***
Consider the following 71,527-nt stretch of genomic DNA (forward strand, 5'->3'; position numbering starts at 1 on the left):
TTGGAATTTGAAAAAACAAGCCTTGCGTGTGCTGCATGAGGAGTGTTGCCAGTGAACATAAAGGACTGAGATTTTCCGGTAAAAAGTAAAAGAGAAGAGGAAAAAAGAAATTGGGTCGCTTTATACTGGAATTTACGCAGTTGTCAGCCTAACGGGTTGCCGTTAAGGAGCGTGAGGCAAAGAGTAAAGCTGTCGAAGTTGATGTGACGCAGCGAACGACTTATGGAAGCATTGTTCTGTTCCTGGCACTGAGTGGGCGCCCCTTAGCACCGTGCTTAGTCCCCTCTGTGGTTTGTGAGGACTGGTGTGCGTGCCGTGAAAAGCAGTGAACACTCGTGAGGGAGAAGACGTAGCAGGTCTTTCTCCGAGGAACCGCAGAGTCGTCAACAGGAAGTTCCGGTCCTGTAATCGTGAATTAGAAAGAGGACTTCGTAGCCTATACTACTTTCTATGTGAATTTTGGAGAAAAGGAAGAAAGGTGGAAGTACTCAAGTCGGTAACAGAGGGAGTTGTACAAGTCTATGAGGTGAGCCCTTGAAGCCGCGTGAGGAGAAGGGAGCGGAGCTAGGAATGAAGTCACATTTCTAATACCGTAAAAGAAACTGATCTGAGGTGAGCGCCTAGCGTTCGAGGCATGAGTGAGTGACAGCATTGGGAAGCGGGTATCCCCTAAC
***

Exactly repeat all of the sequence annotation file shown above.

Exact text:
Consider the following 71,527-nt stretch of genomic DNA (forward strand, 5'->3'; position numbering starts at 1 on the left):
TTGGAATTTGAAAAAACAAGCCTTGCGTGTGCTGCATGAGGAGTGTTGCCAGTGAACATAAAGGACTGAGATTTTCCGGTAAAAAGTAAAAGAGAAGAGGAAAAAAGAAATTGGGTCGCTTTATACTGGAATTTACGCAGTTGTCAGCCTAACGGGTTGCCGTTAAGGAGCGTGAGGCAAAGAGTAAAGCTGTCGAAGTTGATGTGACGCAGCGAACGACTTATGGAAGCATTGTTCTGTTCCTGGCACTGAGTGGGCGCCCCTTAGCACCGTGCTTAGTCCCCTCTGTGGTTTGTGAGGACTGGTGTGCGTGCCGTGAAAAGCAGTGAACACTCGTGAGGGAGAAGACGTAGCAGGTCTTTCTCCGAGGAACCGCAGAGTCGTCAACAGGAAGTTCCGGTCCTGTAATCGTGAATTAGAAAGAGGACTTCGTAGCCTATACTACTTTCTATGTGAATTTTGGAGAAAAGGAAGAAAGGTGGAAGTACTCAAGTCGGTAACAGAGGGAGTTGTACAAGTCTATGAGGTGAGCCCTTGAAGCCGCGTGAGGAGAAGGGAGCGGAGCTAGGAATGAAGTCACATTTCTAATACCGTAAAAGAAACTGATCTGAGGTGAGCGCCTAGCGTTCGAGGCATGAGTGAGTGACAGCATTGGGAAGCGGGTATCCCCTAAC